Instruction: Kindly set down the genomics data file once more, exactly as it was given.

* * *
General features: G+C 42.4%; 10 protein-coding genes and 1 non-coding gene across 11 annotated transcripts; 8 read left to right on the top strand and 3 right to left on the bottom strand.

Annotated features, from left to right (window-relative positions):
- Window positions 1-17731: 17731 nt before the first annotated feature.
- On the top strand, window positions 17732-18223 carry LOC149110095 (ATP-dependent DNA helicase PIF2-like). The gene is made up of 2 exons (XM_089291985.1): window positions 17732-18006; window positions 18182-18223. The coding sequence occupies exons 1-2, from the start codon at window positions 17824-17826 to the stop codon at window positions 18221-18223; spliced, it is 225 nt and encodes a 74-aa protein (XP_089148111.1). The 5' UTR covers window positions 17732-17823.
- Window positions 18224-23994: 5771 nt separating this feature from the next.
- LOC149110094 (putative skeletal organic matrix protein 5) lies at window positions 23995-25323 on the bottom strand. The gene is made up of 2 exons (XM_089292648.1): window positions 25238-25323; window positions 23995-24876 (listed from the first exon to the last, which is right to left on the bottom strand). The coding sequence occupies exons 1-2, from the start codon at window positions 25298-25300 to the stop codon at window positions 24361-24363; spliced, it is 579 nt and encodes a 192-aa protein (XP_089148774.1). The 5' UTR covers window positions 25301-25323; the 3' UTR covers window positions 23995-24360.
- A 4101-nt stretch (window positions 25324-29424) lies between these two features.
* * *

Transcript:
General features: G+C 42.4%; 10 protein-coding genes and 1 non-coding gene across 11 annotated transcripts; 8 read left to right on the top strand and 3 right to left on the bottom strand.

Annotated features, from left to right (window-relative positions):
- Window positions 1-17731: 17731 nt before the first annotated feature.
- On the top strand, window positions 17732-18223 carry LOC149110095 (ATP-dependent DNA helicase PIF2-like). The gene is made up of 2 exons (XM_089291985.1): window positions 17732-18006; window positions 18182-18223. The coding sequence occupies exons 1-2, from the start codon at window positions 17824-17826 to the stop codon at window positions 18221-18223; spliced, it is 225 nt and encodes a 74-aa protein (XP_089148111.1). The 5' UTR covers window positions 17732-17823.
- Window positions 18224-23994: 5771 nt separating this feature from the next.
- LOC149110094 (putative skeletal organic matrix protein 5) lies at window positions 23995-25323 on the bottom strand. The gene is made up of 2 exons (XM_089292648.1): window positions 25238-25323; window positions 23995-24876 (listed from the first exon to the last, which is right to left on the bottom strand). The coding sequence occupies exons 1-2, from the start codon at window positions 25298-25300 to the stop codon at window positions 24361-24363; spliced, it is 579 nt and encodes a 192-aa protein (XP_089148774.1). The 5' UTR covers window positions 25301-25323; the 3' UTR covers window positions 23995-24360.
- A 4101-nt stretch (window positions 25324-29424) lies between these two features.